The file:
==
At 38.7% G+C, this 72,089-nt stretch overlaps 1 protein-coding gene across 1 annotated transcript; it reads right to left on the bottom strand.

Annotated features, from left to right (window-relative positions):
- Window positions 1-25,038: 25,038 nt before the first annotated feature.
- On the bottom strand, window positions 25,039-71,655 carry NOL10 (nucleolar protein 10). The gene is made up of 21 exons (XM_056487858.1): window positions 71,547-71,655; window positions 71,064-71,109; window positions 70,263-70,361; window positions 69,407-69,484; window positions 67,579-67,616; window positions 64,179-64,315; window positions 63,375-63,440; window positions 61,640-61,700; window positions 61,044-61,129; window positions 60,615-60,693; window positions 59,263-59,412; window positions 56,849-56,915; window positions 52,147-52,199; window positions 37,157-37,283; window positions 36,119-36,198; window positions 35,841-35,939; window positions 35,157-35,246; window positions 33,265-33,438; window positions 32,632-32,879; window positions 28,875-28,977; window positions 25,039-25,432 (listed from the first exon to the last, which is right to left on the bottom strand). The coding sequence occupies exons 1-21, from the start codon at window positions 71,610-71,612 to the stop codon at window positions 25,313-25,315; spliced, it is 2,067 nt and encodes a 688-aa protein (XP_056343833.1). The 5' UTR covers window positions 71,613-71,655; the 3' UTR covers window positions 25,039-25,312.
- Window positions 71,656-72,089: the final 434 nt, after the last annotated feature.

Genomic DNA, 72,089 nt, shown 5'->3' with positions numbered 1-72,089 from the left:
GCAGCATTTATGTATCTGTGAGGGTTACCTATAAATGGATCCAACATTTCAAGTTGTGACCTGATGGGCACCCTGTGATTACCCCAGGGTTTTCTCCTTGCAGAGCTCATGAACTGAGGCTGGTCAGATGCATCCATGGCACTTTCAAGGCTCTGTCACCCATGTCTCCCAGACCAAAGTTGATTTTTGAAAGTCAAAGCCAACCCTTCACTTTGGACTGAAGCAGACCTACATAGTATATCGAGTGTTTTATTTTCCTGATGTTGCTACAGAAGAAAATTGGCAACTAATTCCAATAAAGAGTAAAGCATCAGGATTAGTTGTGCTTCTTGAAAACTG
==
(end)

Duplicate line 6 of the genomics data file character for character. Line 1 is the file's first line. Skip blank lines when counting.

Genomic DNA, 72,089 nt, shown 5'->3' with positions numbered 1-72,089 from the left: